Quito is not the largest city in Ecuador but it's the capital, it's centrally located, and unless you're en route to the Galapagos it's likely to be your major transportation hub. Quito is a sprawling linear mass that stretches north - south along the central valley of Ecuador. It can take over an hour to drive across town, assuming there isn't much traffic. This page is devoted to areas around the fringes of Quito and its valley. There is a separate page for central Quito.
Quito is located at about 3200m (10,000 ft) above sea level. As a result some of the mountains around don't look all that impressive despite being well over 4000m (12,400 ft) high. Pichincha volcano looms above the west side of the city. Pichincha itself is dormant now but a separate side peak called Pichincha Guagua is quite active.
Antisana is one of the many snow-capped volcanos that can be seen from Quito on a clear day. Antisana is southeast of Quito and the main road to the interior (Amazonas) runs just north of it through a high pass. Antisana is 5758m (17,800 ft) high. This picture was taken across the entire valley from a mountain pass on the side of Pichincha.
At 5790m (17,900 ft), Cayambe is just slightly higher than Antisana and is the next mountain north on the east side of the valley. Cayambe seems to dwell in clouds much more often than Antisana and we never had a really clear view of it from Quito. This picture is taken from the air en route from Quito to Coca.
At 4939m (15,250 ft), Cotocachi is not necessarily snow covered year round but it does have a very distinctive sharp peak to it. Cotocachi is quite a ways north of Quito about halfway from the capital city to the Colombian border. This picture is taken from the Mariscal district in central Quito.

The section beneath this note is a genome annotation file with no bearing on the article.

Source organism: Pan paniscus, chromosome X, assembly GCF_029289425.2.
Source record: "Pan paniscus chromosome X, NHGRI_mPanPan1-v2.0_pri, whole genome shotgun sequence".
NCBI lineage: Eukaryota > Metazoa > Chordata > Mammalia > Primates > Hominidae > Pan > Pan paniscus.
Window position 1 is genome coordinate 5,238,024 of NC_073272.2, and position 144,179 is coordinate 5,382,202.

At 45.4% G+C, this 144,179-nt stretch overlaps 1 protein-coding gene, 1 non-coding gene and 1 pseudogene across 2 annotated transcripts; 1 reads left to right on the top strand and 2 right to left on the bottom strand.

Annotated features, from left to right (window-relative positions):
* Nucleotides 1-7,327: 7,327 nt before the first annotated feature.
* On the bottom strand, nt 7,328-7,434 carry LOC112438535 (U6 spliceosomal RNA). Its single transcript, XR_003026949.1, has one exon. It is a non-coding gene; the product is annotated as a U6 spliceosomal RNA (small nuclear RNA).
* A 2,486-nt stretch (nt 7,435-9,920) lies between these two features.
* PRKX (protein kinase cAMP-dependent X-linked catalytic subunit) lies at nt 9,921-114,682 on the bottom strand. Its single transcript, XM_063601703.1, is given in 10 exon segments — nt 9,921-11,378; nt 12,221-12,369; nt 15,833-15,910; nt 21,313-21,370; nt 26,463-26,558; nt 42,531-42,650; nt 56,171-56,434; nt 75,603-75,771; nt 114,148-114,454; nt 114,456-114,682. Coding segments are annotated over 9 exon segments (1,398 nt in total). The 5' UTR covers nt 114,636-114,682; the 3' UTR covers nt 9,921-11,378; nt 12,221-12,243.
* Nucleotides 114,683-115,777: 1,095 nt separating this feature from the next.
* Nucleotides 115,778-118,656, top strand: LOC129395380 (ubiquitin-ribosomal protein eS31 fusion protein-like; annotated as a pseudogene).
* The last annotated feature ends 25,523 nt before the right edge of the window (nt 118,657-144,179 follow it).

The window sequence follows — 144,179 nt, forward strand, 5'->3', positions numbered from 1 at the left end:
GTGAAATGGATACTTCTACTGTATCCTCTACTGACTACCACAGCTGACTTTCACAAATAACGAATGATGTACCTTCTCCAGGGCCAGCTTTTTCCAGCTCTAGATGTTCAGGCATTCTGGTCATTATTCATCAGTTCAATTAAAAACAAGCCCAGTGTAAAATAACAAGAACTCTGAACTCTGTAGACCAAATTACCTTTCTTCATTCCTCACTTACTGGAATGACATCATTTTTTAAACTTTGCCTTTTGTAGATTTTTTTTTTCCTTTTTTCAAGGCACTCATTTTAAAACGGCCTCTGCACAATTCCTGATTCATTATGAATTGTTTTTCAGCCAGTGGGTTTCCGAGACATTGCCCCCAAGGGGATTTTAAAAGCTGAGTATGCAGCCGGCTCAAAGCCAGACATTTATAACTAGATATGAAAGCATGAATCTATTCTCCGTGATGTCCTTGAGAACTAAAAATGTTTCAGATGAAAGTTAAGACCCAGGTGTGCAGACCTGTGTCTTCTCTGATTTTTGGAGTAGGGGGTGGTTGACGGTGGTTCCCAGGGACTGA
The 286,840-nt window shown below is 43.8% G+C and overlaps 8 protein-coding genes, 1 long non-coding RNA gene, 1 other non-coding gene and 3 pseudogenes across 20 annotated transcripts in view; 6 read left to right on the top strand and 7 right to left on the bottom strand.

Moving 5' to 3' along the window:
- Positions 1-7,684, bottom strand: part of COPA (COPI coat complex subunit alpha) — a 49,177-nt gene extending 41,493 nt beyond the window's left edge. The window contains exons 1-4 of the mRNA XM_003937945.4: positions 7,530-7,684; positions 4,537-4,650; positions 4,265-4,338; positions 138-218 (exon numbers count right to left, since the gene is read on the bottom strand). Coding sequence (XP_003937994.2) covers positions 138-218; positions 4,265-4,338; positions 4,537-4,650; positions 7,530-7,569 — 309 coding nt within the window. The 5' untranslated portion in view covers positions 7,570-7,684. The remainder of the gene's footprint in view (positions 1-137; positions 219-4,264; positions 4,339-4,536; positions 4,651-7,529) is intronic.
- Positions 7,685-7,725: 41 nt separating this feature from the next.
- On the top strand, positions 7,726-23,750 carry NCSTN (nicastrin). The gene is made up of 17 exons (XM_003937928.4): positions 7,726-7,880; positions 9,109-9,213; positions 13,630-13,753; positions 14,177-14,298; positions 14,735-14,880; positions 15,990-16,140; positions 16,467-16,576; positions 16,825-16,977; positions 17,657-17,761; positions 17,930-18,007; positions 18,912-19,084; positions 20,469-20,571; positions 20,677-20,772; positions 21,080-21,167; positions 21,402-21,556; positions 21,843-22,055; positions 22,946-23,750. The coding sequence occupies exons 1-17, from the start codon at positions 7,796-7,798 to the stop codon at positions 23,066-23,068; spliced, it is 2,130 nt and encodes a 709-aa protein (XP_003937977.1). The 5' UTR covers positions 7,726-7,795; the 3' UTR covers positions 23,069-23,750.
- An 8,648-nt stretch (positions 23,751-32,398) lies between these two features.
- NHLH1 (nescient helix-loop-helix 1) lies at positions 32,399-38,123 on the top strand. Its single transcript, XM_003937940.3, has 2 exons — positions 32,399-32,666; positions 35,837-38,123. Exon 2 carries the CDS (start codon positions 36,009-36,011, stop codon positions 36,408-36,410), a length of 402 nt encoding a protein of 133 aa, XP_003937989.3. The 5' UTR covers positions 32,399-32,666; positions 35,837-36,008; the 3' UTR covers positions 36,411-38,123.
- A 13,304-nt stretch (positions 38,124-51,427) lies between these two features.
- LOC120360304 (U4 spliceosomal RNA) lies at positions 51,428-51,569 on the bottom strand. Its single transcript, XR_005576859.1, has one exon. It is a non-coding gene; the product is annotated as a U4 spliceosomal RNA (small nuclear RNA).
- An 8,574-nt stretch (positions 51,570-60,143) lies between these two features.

The most popular day trip from Quito is to the Equator monument and the Pululahua crater. Unless you're planning on a serious hike into the crater it's not really even a day trip. A bus ride from Quito will take less than an hour. This is an ancient (but not entirely extinct) volcanic crater which is now settled and farmed. The overlook is a popular spot for Andean condor sightings (we did not see one). There's also a mini craft market and several people willing to explain the basics of volcano geology in a variety of languages. There are a couple of hiking trails around Pululahua.
As can be found elsewhere on our site, the Prime Meridian is a red line. The equator happens to be a ball on a platform. There are at least 3 major equatorial monuments at major road crossings in Ecuador and countless smaller ones. We crossed the Equator at least 7 different times. This one, El Mitad del Mundo (the middle of the world) is the most popular. Basically, people come here to take their picture standing in both hemispheres. It's not really necessary to go out of your way to get here however. It somehow seems just as good to be on a dirt road with a hand carved wooden sign nailed on a tree saying 'equator'.
Ecuadorians have absolutely no fear of volcanos. Several towns which have been destroyed multiple times in the past have been rebuilt once again in the exact same location. The suburbs of Quito continue to climb the sides of Pichincha. Apparently they haven't seen the postcards with photos of its last eruption in the 1990s. This neighborhood is pleasantly colorful (for now).
If you're not in the Mariscal district or Old Town of Quito then it generally looks like this. Sort of nondescript urban sprawl with no real centralized business or residential districts. Everything is just all blended together. On a series of bus and taxi rides in and out of Quito it was all quite bewildering. There are all sorts of exciting multi-level rotaries and no such thing as a straight line when it comes to roads. Several taxi drivers confessed to us that other than major roads they only know specific areas of Quito that they live in.